Swarm intelligence (SI) is the collective behavior of decentralized, self-organized systems, natural or artificial. SI systems are typically made up of a population of simple agents interacting locally with one another and with their environment. The inspiration often comes from nature, especially biological systems. The agents follow very simple rules, and although there is no centralized control structure dictating how individual agents should behave, local, and to a certain degree random, interactions between such agents lead to the emergence of “intelligent” global behavior, unknown to the individual agents. Natural examples of SI include ant colonies, bird flocking, animal herding, bacterial growth, and fish schooling.

Research in SI started in the late 1980s. Besides the applications to conventional optimization problems, SI can be employed in library materials acquisition, communications, medical dataset classification, dynamic control, heating system planning, moving objects tracking, and prediction. Indeed, SI can be applied to a variety of fields in fundamental research, engineering, industries, and social sciences.

The main objective of this special issue is to provide the readers with a collection of high quality research articles that address the broad challenges in application aspects of swarm intelligence and reflect the emerging trends in state-of-the-art algorithms.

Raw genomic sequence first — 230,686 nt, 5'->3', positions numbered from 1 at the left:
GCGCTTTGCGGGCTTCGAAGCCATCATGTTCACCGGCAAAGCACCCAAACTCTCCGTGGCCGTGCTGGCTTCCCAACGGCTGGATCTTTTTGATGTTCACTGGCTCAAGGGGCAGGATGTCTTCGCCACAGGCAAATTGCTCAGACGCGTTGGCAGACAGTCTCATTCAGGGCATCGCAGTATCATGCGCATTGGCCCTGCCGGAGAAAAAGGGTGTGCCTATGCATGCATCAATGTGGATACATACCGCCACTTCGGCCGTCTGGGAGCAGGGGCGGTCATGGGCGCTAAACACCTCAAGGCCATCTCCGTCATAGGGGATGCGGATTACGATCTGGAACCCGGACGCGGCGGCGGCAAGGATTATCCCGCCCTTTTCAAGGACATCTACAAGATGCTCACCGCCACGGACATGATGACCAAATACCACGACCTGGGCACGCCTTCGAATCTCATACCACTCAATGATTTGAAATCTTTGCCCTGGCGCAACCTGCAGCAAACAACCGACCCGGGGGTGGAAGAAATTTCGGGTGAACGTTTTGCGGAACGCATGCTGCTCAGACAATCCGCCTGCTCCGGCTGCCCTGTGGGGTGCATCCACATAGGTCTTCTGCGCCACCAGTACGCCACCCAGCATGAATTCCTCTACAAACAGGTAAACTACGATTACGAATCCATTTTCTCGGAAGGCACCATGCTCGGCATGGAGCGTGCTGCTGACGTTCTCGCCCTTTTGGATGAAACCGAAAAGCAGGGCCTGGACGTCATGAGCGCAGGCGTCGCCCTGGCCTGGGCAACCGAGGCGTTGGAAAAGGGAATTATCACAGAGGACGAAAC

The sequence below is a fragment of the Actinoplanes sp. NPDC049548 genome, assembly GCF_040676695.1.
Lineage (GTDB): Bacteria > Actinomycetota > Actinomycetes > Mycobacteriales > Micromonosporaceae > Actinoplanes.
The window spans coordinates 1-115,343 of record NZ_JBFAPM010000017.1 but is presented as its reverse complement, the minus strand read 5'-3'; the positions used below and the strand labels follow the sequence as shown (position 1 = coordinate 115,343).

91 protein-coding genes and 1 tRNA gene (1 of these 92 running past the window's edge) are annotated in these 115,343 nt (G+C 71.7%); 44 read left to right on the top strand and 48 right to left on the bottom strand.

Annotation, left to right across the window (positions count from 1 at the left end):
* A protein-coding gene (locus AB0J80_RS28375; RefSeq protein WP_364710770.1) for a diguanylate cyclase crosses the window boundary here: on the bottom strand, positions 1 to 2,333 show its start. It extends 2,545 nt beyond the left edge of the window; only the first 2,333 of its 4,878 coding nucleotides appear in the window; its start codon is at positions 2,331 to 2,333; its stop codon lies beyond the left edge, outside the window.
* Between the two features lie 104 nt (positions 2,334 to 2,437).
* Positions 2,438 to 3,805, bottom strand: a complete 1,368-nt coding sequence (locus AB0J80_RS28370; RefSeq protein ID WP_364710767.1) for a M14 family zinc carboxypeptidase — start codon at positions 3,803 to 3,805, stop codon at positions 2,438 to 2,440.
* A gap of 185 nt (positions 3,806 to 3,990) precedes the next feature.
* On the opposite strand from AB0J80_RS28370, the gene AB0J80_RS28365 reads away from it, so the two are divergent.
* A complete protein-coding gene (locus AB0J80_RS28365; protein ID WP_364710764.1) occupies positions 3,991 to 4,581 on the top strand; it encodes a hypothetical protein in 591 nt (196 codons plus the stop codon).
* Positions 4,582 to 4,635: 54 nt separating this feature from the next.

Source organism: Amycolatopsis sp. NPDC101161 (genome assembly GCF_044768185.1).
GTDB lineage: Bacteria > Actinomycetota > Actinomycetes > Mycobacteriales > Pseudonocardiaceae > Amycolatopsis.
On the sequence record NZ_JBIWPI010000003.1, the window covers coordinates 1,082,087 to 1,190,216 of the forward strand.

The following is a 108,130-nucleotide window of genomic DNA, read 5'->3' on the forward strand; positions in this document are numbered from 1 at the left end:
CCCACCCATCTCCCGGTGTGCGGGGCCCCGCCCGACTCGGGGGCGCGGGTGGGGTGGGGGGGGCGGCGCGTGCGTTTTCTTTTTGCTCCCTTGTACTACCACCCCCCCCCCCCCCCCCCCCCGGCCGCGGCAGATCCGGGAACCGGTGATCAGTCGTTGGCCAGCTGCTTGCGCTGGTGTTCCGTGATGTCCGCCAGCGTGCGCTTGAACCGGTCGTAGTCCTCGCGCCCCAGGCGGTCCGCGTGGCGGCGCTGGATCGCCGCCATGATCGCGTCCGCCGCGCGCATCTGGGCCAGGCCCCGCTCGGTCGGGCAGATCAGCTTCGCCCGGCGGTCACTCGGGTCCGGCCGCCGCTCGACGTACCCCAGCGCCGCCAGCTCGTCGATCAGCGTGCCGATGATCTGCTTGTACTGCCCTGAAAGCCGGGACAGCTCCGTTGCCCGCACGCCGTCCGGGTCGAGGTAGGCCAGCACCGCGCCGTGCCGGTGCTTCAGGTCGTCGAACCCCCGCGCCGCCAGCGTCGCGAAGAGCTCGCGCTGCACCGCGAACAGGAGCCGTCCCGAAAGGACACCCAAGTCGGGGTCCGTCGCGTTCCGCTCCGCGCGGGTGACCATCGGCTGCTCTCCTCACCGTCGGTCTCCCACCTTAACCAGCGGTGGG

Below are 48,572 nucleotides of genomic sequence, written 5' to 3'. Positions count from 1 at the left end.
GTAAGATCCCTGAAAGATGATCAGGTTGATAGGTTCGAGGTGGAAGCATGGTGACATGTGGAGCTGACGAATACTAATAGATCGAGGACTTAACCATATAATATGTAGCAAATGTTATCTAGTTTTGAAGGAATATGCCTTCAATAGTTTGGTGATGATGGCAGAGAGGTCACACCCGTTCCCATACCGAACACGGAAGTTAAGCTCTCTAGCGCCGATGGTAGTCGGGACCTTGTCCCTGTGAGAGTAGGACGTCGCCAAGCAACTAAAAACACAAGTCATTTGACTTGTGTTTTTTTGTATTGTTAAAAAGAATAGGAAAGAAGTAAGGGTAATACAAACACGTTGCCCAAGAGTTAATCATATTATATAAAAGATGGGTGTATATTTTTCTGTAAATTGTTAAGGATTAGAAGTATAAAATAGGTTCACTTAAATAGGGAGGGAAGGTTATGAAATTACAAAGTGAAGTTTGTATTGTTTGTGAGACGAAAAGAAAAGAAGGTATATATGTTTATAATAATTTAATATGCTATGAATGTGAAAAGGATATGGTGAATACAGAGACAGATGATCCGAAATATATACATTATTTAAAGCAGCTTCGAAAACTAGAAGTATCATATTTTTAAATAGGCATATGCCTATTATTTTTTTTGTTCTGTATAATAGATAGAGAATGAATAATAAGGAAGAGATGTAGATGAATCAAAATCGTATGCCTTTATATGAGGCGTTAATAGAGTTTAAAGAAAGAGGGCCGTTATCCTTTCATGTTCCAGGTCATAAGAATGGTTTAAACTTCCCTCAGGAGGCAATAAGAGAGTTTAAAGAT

The special issue received 42 high quality submissions from different countries all over the world. All submitted papers followed the same standard (peer-reviewed by at least three independent reviewers) as applied to regular submissions to “this journal”. Due to the limited space, 15 papers were finally included. The primary guideline was to demonstrate the wide scope of SI algorithms and applications in various aspects. Besides, mathematically oriented papers with promising potential in practical problems were also included.

The paper authored by Y.-L. Wu et al. (National Chiao Tung University and Ming Chuan University) presents an integer programming model of the studied problem by considering how to select materials in order to maximize the average preference and the budget execution rate under some practical restrictions including departmental budget and limitation of the number of materials in each category and each language. They propose a discrete particle swarm optimization (DPSO) with scout particles, design an initialization algorithm and a penalty function to cope with the constraints, and employ the scout particles to enhance the exploration within the solution space.

In the paper by Z. Yin et al. (Harbin Institute of Technology), they propose an efficient multiuser detector based on a suboptimal code mapping multiuser detector and artificial bee colony algorithm (SCM-ABC-MUD) and implement the proposed algorithm in direct-sequence ultrawideband (DS-UWB) systems under the additive white Gaussian noise (AWGN) channel.

M. S. Uzer et al. (Selçuk University) offer a hybrid approach that uses the artificial bee colony (ABC) algorithm for feature selection and support vector machines for classification. For the diagnosis of hepatitis, liver disorders, and diabetes datasets from the UCI database, the proposed system reached classification accuracies of 94.92%, 74.81%, and 79.29%, respectively.